Article: “Hideous but Worth It? Distinctive Ugliness as a Signal of Luxury,” with Claudia Townsend and Eugene Pavlov.

If I weren’t a business school professor, I’d be… a travel agent, helping people plan the vacations of their dreams, or an advertiser for a brand of a global CPG company (e.g., Unilever, P&G).

What do you think makes you stand out as a professor? My teaching style – I always enter the room with a smile, and I try my best to be incredibly high energy and engaging. As a student once said to me: “There is no time for boredom in your lectures!” I also like to vary my class structure constantly, switching from lecturing to group discussions, from podcasts to videos, from exercises to games. Finally, to link class concepts to real-life examples, I have prestigious guest speakers discuss the managerial and operational aspects of running a brand, and I always try to work with a company or non-profit for students’ projects, making their work more tangible and practical.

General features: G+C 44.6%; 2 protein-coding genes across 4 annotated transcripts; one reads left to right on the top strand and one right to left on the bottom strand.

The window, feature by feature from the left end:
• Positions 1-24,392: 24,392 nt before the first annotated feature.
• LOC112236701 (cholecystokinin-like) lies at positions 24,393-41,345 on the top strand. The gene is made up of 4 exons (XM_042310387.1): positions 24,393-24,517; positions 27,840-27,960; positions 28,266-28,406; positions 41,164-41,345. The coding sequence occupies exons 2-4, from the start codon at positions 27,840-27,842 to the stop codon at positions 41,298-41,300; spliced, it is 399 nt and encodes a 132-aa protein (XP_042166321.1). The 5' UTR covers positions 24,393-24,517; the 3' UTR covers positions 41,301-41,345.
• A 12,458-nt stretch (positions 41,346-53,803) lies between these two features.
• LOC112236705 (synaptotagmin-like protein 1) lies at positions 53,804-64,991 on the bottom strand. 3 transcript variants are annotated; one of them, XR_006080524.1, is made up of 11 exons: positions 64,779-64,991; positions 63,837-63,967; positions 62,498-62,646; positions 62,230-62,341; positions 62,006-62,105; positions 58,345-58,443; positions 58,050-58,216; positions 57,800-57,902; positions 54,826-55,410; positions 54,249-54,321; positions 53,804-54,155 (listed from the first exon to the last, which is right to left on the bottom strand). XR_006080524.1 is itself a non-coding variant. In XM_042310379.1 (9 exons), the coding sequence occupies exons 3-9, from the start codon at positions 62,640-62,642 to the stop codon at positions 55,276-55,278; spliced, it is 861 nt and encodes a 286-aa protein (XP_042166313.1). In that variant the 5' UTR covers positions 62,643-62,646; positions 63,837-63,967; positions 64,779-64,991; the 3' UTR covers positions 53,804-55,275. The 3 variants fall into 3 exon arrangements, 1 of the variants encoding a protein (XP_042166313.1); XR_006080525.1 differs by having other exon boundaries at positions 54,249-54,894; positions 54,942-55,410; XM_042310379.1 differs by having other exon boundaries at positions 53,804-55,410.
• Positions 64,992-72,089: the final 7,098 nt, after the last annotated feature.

One word that describes my first time teaching: Goosebumps!

Here’s what I wish someone would’ve told me about being a business school professor: That it is hard work! Balancing high-profile research with high-level teaching and committed service is not an easy task. You need to always update your teaching materials as the business world, advertising in particular, is continuously evolving. From a research perspective, I wish I would’ve known the number of journal rejections one gets, and the persistence needed to get something published – it never gets easier!